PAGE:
MEDINA — Shaun Cleland will be sentenced again this morning for the 2005 murder of 19-year-old David Heinricht, his estranged wife’s boyfriend.
Whether he will receive a sentence similar to the one in 2006 — 28 years to life in prison — will be up to Common Pleas Judge James L. Kimbler.
Last month, a jury convicted Cleland, 28, on seven counts after a two-week trial. He was found guilty on three counts of aggravated murder, two counts of murder, one count of aggravated burglary and one count of kidnapping.
Although he confessed several times to killing Heinricht to Brunswick police, Cleland maintained his innocence throughout his trial and testified a “masked man” actually strangled Heinricht while he watched.
“Obviously, for a criminal defendant to describe how he committed the murder under the ruse that someone else did it as he watched is such a brazen act that the court is bound to consider that for purposes of sentencing,” according to a memo from the prosecutor’s office to the court arguing for an increased sentence.
In 2006, Cleland pleaded guilty to all seven counts and Kimbler handed down the 28-years-to-life sentence. However, the 9th District Court of Appeals threw out the pleas in 2008 and sent the case back to common pleas court.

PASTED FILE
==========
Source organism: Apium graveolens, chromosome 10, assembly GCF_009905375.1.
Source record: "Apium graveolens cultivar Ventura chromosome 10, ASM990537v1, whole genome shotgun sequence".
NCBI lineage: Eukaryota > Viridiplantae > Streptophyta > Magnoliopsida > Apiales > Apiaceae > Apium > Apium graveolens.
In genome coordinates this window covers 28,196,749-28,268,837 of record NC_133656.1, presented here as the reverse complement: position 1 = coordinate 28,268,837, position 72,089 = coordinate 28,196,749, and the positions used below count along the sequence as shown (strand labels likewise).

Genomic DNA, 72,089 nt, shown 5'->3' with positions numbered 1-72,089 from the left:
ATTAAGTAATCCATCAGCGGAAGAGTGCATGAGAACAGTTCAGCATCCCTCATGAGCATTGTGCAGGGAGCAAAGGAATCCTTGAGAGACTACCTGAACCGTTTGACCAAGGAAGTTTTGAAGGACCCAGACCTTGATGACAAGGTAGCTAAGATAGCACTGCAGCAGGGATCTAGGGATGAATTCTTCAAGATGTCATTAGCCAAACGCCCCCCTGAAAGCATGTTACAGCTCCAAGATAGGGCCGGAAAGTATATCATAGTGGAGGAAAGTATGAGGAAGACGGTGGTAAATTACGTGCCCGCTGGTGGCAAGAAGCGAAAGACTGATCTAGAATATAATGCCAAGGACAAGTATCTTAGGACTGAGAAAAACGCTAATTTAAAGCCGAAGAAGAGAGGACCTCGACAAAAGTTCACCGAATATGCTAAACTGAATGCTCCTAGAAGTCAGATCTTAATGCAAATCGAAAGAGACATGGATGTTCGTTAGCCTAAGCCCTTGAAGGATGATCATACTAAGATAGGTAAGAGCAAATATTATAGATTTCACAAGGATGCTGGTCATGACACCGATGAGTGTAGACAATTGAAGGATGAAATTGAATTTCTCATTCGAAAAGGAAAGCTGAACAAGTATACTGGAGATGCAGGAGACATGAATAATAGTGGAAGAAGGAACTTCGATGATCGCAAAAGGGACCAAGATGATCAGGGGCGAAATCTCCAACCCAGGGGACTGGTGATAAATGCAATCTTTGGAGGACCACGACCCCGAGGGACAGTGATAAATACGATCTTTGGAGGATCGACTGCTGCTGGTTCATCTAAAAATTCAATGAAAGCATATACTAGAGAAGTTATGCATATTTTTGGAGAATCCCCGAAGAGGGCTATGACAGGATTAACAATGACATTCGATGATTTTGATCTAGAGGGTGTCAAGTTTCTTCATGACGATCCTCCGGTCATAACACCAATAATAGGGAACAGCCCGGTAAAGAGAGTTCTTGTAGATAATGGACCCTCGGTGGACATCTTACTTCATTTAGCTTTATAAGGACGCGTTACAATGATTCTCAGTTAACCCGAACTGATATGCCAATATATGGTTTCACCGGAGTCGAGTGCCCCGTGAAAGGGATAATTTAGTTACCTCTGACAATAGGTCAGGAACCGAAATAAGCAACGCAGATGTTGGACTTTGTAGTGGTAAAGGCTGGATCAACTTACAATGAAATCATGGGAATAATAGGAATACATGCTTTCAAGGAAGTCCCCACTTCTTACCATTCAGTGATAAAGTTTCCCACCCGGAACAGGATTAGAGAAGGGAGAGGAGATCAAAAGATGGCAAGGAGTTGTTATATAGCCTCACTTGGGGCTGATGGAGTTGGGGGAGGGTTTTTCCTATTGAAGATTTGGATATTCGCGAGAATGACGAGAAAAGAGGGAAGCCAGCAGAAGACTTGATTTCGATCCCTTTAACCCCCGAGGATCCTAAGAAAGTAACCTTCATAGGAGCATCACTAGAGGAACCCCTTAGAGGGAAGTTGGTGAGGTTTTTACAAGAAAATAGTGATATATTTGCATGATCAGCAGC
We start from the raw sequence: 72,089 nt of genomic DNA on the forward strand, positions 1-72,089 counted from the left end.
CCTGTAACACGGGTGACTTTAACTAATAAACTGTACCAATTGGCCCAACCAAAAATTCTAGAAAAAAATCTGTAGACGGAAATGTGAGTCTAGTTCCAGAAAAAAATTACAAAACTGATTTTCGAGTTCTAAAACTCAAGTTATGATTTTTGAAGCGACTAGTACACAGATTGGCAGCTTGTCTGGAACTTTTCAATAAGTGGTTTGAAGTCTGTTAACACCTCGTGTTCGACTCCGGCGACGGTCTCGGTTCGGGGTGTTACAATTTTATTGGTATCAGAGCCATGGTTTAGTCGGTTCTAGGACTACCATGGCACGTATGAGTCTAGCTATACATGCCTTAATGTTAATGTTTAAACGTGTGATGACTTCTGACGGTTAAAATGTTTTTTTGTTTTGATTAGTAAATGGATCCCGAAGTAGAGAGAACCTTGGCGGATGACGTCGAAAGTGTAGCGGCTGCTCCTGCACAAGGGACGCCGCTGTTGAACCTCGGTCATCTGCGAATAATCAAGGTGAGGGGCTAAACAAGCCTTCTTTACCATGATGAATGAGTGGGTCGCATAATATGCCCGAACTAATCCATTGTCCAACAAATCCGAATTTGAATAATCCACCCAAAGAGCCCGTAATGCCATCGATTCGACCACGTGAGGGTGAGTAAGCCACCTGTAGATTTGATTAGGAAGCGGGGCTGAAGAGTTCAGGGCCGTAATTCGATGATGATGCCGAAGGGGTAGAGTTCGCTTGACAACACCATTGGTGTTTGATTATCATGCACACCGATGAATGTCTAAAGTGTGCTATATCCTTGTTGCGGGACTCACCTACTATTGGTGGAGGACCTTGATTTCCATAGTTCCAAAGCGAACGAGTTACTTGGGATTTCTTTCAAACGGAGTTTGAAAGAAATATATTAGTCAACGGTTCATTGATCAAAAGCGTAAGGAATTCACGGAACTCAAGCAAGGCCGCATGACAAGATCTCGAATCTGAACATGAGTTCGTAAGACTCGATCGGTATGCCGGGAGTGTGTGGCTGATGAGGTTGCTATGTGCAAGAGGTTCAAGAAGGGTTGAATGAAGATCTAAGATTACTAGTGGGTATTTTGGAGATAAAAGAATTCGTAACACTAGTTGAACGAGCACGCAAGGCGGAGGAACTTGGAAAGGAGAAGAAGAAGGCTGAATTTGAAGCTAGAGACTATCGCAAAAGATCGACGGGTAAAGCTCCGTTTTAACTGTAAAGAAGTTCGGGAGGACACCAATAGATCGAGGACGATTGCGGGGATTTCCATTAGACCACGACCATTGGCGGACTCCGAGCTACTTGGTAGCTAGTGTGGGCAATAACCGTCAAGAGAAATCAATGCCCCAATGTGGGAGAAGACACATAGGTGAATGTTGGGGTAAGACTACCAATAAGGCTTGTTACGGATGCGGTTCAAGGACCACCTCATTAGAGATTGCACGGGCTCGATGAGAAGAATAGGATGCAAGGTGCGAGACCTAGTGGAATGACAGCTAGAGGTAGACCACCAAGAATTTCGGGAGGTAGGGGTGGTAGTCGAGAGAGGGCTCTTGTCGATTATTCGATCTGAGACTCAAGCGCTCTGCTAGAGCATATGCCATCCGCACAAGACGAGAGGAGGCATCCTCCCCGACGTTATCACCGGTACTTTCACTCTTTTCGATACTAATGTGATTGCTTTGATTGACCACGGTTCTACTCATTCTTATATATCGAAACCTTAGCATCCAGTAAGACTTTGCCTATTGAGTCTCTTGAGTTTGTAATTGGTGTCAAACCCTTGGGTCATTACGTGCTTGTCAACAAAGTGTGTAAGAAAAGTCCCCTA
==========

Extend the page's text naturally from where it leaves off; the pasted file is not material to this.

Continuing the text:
The murder occurred on the evening of Oct. 1, 2005, in the Brunswick apartment Heinricht shared with Cleland’s estranged wife, Christina Eichelberger. Cleland entered the apartment by climbing up on the roof, jumping down to the apartment balcony and entering through a sliding-glass door. He waited for Heinricht to arrive home from work and then strangled him.
Eichelberger found Heinricht’s body at 12:40 a.m. Oct. 2. The scene was staged to look as if Heinricht hanged himself, but the Cuyahoga County Coroner’s Office ruled Heinricht’s death a homicide.
Cleland, who had flown in from his Army base in Hawaii on the day of the murder, was arrested the morning of Oct. 2 at Cleveland Hopkins International Airport while waiting for a return flight.
After Cleland was sentenced in 2006, he was incarcerated at the Mansfield Correctional Institution, but was transferred to the Medina County Jail in April.
Contact Allison Wood at (330) 721-4050 or email@example.com.